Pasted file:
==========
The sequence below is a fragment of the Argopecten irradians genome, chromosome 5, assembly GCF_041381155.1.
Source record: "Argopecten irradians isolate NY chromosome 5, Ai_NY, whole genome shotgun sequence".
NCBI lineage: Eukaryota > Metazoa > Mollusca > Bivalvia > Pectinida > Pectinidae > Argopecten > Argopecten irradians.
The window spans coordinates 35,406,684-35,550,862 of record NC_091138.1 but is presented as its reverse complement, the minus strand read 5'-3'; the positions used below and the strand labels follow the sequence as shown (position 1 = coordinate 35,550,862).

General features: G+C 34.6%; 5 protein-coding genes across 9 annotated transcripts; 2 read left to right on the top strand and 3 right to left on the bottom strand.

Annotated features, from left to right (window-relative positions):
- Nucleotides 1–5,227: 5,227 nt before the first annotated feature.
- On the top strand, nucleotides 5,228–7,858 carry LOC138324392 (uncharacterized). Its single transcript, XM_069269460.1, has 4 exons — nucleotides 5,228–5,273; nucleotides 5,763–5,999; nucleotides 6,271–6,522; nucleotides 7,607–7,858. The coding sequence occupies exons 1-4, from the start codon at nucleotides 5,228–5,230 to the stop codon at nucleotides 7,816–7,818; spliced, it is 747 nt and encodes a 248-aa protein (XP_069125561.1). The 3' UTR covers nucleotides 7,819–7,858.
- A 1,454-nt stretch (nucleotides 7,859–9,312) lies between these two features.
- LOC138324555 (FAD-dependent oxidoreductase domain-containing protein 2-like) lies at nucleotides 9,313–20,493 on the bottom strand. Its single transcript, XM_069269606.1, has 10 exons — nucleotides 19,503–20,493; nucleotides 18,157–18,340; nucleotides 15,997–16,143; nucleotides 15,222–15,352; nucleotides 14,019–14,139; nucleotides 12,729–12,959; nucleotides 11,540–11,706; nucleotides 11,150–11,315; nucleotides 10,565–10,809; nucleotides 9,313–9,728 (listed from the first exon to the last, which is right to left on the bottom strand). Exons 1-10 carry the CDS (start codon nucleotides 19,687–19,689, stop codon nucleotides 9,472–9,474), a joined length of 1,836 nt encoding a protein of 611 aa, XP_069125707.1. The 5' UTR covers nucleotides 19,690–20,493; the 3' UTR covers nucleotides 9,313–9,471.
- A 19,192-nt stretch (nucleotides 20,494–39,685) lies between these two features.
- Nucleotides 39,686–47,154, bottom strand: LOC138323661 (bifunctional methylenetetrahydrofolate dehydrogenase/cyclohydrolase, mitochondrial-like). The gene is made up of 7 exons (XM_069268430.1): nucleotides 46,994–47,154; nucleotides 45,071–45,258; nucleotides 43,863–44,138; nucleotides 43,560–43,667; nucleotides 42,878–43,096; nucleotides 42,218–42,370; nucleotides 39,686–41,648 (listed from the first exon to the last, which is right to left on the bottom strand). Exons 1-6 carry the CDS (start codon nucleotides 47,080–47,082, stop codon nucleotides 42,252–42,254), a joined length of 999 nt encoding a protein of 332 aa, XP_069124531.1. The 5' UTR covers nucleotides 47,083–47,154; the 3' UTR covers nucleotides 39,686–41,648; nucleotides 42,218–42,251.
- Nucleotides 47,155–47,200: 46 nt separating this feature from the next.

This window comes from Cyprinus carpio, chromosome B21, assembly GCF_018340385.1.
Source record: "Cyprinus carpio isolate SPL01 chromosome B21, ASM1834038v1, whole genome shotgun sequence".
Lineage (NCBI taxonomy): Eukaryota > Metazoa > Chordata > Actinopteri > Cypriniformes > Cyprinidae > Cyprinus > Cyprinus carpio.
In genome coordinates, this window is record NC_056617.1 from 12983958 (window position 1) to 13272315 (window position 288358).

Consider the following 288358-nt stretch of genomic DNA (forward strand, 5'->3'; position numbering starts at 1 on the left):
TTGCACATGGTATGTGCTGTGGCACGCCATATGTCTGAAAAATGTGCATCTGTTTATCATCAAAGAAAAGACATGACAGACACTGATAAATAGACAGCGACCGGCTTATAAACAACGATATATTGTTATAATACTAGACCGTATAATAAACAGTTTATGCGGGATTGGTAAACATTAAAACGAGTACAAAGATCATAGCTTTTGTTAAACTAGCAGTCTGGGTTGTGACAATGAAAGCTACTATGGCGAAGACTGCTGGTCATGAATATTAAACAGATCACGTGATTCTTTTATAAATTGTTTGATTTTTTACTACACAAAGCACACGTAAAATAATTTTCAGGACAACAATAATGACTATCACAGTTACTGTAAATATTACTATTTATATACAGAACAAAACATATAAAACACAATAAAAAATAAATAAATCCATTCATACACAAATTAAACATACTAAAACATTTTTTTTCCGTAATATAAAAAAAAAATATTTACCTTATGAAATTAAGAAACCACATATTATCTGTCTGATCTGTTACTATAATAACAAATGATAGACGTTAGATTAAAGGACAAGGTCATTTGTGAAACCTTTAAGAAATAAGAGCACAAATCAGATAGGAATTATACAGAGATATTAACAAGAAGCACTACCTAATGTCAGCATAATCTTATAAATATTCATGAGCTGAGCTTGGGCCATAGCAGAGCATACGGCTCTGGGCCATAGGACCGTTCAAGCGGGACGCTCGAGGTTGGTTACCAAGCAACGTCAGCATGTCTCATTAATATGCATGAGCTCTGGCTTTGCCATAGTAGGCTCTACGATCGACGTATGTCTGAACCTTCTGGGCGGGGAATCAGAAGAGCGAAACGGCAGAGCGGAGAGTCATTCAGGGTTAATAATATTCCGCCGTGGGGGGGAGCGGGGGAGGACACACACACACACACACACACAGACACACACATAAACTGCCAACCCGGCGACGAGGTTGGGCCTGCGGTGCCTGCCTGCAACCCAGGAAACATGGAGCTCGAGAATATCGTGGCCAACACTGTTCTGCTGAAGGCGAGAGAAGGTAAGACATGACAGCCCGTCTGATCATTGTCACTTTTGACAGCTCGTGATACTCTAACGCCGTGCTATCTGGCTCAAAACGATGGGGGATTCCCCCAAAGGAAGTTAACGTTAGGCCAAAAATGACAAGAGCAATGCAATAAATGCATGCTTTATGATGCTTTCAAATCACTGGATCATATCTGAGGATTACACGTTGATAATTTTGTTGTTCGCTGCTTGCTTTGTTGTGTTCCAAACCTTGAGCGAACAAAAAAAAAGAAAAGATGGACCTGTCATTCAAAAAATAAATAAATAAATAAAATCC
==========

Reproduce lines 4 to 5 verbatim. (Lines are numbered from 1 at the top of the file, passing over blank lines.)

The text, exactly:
The window spans coordinates 35,406,684-35,550,862 of record NC_091138.1 but is presented as its reverse complement, the minus strand read 5'-3'; the positions used below and the strand labels follow the sequence as shown (position 1 = coordinate 35,550,862).

General features: G+C 34.6%; 5 protein-coding genes across 9 annotated transcripts; 2 read left to right on the top strand and 3 right to left on the bottom strand.